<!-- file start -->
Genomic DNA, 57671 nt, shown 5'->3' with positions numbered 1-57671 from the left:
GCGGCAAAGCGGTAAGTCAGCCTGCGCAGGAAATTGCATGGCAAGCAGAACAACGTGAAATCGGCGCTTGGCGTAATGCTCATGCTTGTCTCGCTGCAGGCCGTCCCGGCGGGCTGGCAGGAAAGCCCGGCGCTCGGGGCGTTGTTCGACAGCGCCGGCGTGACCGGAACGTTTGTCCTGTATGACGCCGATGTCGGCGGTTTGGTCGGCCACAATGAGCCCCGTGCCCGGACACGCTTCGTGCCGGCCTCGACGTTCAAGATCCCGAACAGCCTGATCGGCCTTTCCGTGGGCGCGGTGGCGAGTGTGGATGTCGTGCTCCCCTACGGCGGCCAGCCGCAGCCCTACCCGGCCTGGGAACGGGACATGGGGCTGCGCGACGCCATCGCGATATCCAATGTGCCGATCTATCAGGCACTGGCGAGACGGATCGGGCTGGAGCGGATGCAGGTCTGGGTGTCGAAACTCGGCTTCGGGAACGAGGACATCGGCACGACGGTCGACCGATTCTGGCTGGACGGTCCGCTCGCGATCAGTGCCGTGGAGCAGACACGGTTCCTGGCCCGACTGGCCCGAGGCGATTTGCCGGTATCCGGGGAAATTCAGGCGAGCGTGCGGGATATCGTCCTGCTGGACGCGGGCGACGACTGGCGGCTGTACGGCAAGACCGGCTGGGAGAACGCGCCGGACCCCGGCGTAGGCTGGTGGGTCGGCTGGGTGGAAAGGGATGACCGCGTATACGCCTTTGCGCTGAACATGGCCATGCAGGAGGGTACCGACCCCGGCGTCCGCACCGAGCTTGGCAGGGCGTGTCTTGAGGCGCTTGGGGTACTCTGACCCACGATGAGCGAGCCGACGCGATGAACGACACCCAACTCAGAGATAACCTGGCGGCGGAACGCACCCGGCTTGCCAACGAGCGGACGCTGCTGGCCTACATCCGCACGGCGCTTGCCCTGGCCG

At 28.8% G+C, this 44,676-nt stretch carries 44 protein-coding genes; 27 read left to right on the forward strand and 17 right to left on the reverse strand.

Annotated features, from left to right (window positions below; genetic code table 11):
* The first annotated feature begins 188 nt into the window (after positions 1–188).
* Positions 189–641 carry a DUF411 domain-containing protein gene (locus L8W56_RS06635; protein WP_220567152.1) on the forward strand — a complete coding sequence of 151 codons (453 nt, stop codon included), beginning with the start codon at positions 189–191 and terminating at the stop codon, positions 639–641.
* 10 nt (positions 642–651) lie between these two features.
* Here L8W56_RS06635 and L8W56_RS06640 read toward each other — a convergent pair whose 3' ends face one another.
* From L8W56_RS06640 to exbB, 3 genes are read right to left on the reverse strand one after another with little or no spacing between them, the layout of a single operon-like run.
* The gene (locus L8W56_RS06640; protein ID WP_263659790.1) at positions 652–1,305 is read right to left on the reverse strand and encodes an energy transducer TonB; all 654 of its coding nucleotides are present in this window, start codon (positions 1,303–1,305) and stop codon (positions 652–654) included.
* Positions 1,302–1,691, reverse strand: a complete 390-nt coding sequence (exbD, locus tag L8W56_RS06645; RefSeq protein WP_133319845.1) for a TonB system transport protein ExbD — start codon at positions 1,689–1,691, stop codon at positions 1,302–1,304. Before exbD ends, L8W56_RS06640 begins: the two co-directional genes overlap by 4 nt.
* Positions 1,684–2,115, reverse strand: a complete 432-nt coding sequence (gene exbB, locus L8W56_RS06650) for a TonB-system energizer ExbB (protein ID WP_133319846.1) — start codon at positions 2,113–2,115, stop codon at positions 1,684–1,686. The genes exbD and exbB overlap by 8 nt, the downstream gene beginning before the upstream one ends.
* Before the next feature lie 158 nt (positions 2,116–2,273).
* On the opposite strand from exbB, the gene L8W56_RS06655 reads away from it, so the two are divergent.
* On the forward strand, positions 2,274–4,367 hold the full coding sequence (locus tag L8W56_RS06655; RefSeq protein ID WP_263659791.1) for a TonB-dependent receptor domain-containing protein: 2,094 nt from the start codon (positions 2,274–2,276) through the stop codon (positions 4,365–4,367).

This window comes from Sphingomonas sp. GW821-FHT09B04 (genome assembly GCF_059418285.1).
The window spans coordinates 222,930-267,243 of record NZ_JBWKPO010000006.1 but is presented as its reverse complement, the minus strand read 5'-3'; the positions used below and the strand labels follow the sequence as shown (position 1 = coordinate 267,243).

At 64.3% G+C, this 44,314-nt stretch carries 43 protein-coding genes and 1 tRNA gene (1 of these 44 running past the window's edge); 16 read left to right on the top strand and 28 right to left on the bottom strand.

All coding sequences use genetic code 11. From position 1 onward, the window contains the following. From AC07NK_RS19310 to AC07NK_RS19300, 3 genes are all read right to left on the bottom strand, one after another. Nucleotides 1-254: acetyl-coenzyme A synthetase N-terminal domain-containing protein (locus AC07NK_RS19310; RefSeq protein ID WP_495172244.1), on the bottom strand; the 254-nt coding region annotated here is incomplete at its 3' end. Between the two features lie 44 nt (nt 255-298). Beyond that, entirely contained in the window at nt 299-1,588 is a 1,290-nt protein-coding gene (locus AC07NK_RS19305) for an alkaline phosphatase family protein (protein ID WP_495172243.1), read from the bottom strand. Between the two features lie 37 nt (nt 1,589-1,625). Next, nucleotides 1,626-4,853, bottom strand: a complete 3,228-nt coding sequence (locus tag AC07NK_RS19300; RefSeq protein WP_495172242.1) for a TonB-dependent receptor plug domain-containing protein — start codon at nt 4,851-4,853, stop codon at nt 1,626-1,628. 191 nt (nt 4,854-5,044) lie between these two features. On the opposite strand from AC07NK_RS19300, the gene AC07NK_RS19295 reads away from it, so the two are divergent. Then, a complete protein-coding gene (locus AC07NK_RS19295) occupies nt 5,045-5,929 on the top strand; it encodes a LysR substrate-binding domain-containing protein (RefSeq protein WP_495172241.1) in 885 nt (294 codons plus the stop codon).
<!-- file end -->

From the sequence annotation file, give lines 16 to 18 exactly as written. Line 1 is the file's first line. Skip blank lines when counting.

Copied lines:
This window comes from Sphingomonas sp. GW821-FHT09B04 (genome assembly GCF_059418285.1).
The window spans coordinates 222,930-267,243 of record NZ_JBWKPO010000006.1 but is presented as its reverse complement, the minus strand read 5'-3'; the positions used below and the strand labels follow the sequence as shown (position 1 = coordinate 267,243).

At 64.3% G+C, this 44,314-nt stretch carries 43 protein-coding genes and 1 tRNA gene (1 of these 44 running past the window's edge); 16 read left to right on the top strand and 28 right to left on the bottom strand.